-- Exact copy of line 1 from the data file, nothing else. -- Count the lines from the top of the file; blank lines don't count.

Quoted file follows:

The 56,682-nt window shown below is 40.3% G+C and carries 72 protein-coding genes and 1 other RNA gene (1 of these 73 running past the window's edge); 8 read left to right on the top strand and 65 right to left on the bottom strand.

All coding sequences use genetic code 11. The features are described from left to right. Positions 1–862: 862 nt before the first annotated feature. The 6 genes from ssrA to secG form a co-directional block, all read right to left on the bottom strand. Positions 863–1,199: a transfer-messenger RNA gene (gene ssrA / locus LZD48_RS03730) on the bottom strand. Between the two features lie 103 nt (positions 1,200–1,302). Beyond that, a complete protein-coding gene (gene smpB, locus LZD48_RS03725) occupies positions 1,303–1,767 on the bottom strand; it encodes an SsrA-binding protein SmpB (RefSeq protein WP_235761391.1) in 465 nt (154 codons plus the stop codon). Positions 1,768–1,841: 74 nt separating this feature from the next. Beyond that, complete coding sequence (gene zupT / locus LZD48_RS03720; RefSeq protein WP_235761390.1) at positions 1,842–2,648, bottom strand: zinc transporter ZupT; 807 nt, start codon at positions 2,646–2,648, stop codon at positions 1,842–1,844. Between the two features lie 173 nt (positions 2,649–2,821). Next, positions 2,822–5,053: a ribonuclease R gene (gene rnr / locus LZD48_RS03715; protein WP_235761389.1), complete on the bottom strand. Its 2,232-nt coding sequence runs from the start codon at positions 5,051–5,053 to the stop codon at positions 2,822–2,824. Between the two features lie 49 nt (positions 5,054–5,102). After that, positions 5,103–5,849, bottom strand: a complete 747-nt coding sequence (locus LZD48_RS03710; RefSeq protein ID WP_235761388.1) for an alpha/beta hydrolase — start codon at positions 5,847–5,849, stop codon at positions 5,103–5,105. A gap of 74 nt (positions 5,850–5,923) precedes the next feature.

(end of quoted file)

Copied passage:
The 56,682-nt window shown below is 40.3% G+C and carries 72 protein-coding genes and 1 other RNA gene (1 of these 73 running past the window's edge); 8 read left to right on the top strand and 65 right to left on the bottom strand.